University of Georgia freshman Chelsea Chaney says she did not give her former high school permission to use a photo of her in a two-piece swimsuit, so now she's suing for $2 million, WSB-TV reports.
Chaney claims in a lawsuit filed April 29, 2013, against the Fayette County Public School District in Georgia that school officials improperly used an image they ripped from her Facebook page during an October 2011 district seminar about Internet safety.
The photo used in a PowerPoint presentation shows a then-17-year-old Chaney in a bikini standing next to a cardboard cutout of hip-hop artist Snoop Lion (who was then known as Snoop Dogg). The photo appeared in a slide with Chaney's full name and the tag "Once It's There - lt's There To Stay," according to the complaint. The Chaney slide was shown immediately after a slide in which a cartoon daughter confronts her mother over the mom's old Facebook page that lists the mother's hobbies as "bad boys, jello shooters, and body art," according to court papers.
By using Chaney's photo in this way, the lawsuit contends, the school district publicly branded the teenager as a "sexually-promiscuous abuser of alcohol (or, in today’s vernacular, an alcoholic slut) who should be more careful about her Internet postings."
A printout of the slideshow was offered to every student and parent in attendance at the seminar.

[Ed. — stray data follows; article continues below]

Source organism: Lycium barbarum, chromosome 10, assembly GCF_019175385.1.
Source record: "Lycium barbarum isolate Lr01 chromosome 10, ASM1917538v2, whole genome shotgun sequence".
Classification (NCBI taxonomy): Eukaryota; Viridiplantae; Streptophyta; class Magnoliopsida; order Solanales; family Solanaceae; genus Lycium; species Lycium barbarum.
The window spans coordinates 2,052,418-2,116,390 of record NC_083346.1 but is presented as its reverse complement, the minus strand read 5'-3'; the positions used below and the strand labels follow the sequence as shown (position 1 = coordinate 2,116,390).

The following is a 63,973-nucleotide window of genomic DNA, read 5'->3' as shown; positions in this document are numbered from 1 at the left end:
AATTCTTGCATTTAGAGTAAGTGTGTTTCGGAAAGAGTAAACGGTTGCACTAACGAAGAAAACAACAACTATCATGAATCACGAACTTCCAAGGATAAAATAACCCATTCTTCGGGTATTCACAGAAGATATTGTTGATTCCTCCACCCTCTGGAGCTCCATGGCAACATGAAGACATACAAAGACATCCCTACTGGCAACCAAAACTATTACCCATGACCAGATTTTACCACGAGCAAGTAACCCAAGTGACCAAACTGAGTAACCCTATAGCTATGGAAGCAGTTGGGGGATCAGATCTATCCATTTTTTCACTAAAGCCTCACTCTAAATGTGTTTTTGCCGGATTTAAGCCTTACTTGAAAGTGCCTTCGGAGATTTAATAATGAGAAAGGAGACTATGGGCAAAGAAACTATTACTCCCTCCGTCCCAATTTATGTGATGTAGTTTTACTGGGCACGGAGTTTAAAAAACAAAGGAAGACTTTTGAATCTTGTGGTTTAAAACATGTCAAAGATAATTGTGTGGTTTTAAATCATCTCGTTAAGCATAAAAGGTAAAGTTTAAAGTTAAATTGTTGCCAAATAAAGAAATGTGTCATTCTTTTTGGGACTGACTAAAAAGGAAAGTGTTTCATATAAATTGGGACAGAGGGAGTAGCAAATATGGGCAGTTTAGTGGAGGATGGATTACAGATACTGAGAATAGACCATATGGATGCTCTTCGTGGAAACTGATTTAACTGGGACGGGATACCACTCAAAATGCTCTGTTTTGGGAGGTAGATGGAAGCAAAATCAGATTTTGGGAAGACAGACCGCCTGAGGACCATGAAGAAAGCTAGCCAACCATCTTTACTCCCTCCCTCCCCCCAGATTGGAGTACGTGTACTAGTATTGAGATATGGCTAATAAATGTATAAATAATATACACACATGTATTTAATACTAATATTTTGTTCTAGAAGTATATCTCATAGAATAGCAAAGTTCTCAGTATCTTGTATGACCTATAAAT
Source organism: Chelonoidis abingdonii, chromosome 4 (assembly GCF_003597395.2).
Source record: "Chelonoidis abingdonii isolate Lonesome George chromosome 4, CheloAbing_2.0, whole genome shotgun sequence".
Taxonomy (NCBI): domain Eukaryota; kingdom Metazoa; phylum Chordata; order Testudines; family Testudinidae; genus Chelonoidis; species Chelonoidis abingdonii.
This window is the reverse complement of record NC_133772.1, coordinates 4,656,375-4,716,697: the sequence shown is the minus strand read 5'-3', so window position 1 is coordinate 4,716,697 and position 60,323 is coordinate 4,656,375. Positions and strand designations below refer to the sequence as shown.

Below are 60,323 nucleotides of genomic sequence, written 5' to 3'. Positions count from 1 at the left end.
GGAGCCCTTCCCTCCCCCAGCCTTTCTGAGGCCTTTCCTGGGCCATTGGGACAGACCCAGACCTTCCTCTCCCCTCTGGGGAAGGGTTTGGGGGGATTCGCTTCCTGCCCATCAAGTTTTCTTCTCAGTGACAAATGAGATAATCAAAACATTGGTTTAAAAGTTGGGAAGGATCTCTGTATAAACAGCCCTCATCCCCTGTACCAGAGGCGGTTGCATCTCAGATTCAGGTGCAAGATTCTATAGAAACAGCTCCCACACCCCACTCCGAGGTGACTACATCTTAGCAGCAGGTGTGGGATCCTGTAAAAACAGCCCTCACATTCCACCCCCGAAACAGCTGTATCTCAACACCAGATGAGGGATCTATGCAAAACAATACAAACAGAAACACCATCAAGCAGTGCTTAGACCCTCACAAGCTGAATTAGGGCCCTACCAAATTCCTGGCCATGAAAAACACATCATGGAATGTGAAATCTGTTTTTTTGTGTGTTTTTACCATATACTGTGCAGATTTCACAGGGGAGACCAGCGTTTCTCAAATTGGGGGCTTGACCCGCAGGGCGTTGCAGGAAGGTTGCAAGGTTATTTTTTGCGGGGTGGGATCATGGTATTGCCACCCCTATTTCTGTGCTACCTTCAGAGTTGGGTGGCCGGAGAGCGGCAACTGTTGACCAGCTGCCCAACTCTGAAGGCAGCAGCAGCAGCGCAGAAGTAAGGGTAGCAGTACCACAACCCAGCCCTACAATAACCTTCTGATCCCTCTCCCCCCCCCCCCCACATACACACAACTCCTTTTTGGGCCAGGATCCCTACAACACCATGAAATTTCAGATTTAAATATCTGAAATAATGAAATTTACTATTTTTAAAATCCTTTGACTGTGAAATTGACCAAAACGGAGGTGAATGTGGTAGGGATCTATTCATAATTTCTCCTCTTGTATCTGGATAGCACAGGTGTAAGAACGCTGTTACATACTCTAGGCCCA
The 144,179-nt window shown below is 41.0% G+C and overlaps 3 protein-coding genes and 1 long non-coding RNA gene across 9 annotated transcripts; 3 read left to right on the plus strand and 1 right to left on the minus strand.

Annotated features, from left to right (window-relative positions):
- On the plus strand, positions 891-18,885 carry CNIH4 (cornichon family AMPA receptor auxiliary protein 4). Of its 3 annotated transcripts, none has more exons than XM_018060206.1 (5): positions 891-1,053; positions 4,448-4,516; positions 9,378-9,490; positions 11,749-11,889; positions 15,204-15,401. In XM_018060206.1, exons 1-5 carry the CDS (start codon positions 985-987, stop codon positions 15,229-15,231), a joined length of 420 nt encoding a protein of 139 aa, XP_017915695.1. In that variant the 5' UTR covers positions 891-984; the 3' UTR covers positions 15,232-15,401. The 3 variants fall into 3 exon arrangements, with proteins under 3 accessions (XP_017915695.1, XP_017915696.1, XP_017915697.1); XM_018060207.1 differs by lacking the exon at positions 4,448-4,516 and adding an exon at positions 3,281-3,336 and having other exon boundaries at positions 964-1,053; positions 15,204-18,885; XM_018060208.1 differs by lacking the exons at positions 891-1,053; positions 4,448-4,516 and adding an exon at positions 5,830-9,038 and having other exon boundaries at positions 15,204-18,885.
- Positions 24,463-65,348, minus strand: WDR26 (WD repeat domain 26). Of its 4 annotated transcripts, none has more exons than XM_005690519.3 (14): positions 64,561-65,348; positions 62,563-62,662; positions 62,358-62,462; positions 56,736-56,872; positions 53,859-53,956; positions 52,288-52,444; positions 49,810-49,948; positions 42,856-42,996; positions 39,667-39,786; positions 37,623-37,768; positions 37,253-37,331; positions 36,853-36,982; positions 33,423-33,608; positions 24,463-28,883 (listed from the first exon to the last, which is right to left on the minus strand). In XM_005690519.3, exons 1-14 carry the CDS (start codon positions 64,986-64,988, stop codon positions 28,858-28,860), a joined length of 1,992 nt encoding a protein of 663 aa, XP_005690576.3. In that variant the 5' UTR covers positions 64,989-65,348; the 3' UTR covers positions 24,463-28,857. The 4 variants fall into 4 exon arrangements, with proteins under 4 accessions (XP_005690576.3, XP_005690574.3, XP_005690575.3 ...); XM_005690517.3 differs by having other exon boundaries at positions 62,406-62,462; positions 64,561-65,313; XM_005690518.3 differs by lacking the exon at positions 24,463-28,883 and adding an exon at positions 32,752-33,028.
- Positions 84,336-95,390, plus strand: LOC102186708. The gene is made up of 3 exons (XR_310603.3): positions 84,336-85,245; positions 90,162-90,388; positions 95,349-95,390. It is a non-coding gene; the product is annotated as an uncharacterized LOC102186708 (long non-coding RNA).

Curtis R. Cearley, director of technology for the Fayette County Schools, presented and planned the seminar, the court complaint said, and was responsible for choosing the photo of Chaney. A letter that Chaney received from the school said the photo was picked at random, WSB-TV reports. Cearley did not return a request for comment from The Huffington Post.
Chaney told WSB-TV that she cried a lot over the incident and felt bullied by the school district.
"I was embarrassed. I was horrified," Chaney said. "It never crossed my mind that this would ever, ever happen to me."
There would not be a need for legal action if the school had agreed to hold an assembly on "respecting the rights of others on the Internet," Pete Wellborn III, Chaney's lawyer, told HuffPost. "Moreover, had the school district not completely ignored my written request for a conference prior to filing suit, suit may well have been avoided," he said.
Melinda Berry-Dreisbach, a spokeswoman for the school district, said, "Because this is pending litigation, the school system cannot comment at this time."
While expressing little sympathy with the lawsuit itself, Chris Matyszczyk, a CNET blogger, noted that the photo was allegedly taken on a family vacation and that Chaney appears to be completely sober in the picture. So Matyszczyk wondered why Cearley "chose the image to allegedly scare parents and others into talking to their wayward children about their public displays of, um, wantonness."
"This seems like a perfectly innocuous image of a perfectly pleasant human being, experiencing something that might be described as 'fun,'" Matyszczyk wrote.
Medha Chandorkar at PolicyMic also called into question the viability of the lawsuit, but labeled the use of Chaney's photo "slut-shaming of the worst kind."
See the slide that featured Chaney's photo and her full name:
Also on HuffPost: